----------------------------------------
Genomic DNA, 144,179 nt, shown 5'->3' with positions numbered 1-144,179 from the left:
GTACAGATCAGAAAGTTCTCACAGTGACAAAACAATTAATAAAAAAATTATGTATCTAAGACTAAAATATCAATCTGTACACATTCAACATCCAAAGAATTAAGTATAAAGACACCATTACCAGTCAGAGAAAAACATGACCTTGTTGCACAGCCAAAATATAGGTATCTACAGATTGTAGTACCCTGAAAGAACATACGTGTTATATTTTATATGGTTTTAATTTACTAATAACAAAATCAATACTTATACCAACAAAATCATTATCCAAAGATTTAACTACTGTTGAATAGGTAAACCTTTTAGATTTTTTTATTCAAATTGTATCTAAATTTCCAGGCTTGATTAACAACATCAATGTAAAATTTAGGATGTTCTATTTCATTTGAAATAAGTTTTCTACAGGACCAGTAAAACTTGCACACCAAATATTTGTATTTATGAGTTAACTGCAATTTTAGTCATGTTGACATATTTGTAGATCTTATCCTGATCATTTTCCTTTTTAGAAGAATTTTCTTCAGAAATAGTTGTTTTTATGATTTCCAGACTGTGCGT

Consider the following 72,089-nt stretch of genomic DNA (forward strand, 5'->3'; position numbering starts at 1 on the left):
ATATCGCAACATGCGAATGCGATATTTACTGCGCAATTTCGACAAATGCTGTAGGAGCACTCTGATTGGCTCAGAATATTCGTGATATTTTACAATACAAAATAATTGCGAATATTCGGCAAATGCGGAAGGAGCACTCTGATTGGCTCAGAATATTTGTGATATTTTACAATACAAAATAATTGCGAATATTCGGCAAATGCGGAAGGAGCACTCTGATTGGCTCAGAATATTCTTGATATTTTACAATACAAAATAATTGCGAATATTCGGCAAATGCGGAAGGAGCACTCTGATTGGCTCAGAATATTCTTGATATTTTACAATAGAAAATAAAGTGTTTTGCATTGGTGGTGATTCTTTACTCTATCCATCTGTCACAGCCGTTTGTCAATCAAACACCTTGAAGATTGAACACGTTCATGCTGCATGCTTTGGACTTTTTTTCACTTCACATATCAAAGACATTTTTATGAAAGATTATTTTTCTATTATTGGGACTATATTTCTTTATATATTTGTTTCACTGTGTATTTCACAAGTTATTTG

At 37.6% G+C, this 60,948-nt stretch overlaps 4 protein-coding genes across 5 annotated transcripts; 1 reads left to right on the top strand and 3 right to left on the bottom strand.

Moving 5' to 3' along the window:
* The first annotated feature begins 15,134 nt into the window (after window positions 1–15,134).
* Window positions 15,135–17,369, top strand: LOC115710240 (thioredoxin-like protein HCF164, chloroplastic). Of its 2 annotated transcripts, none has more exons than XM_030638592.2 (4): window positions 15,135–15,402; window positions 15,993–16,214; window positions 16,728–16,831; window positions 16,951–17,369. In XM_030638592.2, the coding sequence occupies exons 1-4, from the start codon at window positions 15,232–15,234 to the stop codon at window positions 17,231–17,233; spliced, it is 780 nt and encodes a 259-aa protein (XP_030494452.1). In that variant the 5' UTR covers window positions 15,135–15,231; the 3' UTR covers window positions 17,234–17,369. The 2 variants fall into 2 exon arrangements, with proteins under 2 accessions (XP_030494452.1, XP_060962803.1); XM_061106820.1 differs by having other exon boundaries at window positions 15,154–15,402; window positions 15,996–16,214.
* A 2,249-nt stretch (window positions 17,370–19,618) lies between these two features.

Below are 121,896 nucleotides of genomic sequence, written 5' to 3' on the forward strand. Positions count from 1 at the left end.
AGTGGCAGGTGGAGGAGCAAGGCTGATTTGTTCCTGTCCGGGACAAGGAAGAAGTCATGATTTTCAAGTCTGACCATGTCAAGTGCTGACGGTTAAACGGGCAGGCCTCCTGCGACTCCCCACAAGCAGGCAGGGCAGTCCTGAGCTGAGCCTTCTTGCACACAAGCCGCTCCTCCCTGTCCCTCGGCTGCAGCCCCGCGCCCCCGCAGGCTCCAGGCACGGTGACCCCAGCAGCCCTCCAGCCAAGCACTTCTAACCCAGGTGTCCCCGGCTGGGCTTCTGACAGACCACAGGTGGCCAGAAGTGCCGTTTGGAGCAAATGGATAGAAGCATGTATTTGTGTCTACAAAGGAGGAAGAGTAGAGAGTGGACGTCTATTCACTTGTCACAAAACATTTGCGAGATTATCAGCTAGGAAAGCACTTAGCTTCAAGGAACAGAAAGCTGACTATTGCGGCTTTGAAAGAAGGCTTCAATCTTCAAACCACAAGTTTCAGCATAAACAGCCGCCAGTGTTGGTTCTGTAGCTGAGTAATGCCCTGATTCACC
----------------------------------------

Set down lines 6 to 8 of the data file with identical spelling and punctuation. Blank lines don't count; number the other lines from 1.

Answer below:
Moving 5' to 3' along the window:
* The first annotated feature begins 15,134 nt into the window (after window positions 1–15,134).
* Window positions 15,135–17,369, top strand: LOC115710240 (thioredoxin-like protein HCF164, chloroplastic). Of its 2 annotated transcripts, none has more exons than XM_030638592.2 (4): window positions 15,135–15,402; window positions 15,993–16,214; window positions 16,728–16,831; window positions 16,951–17,369. In XM_030638592.2, the coding sequence occupies exons 1-4, from the start codon at window positions 15,232–15,234 to the stop codon at window positions 17,231–17,233; spliced, it is 780 nt and encodes a 259-aa protein (XP_030494452.1). In that variant the 5' UTR covers window positions 15,135–15,231; the 3' UTR covers window positions 17,234–17,369. The 2 variants fall into 2 exon arrangements, with proteins under 2 accessions (XP_030494452.1, XP_060962803.1); XM_061106820.1 differs by having other exon boundaries at window positions 15,154–15,402; window positions 15,996–16,214.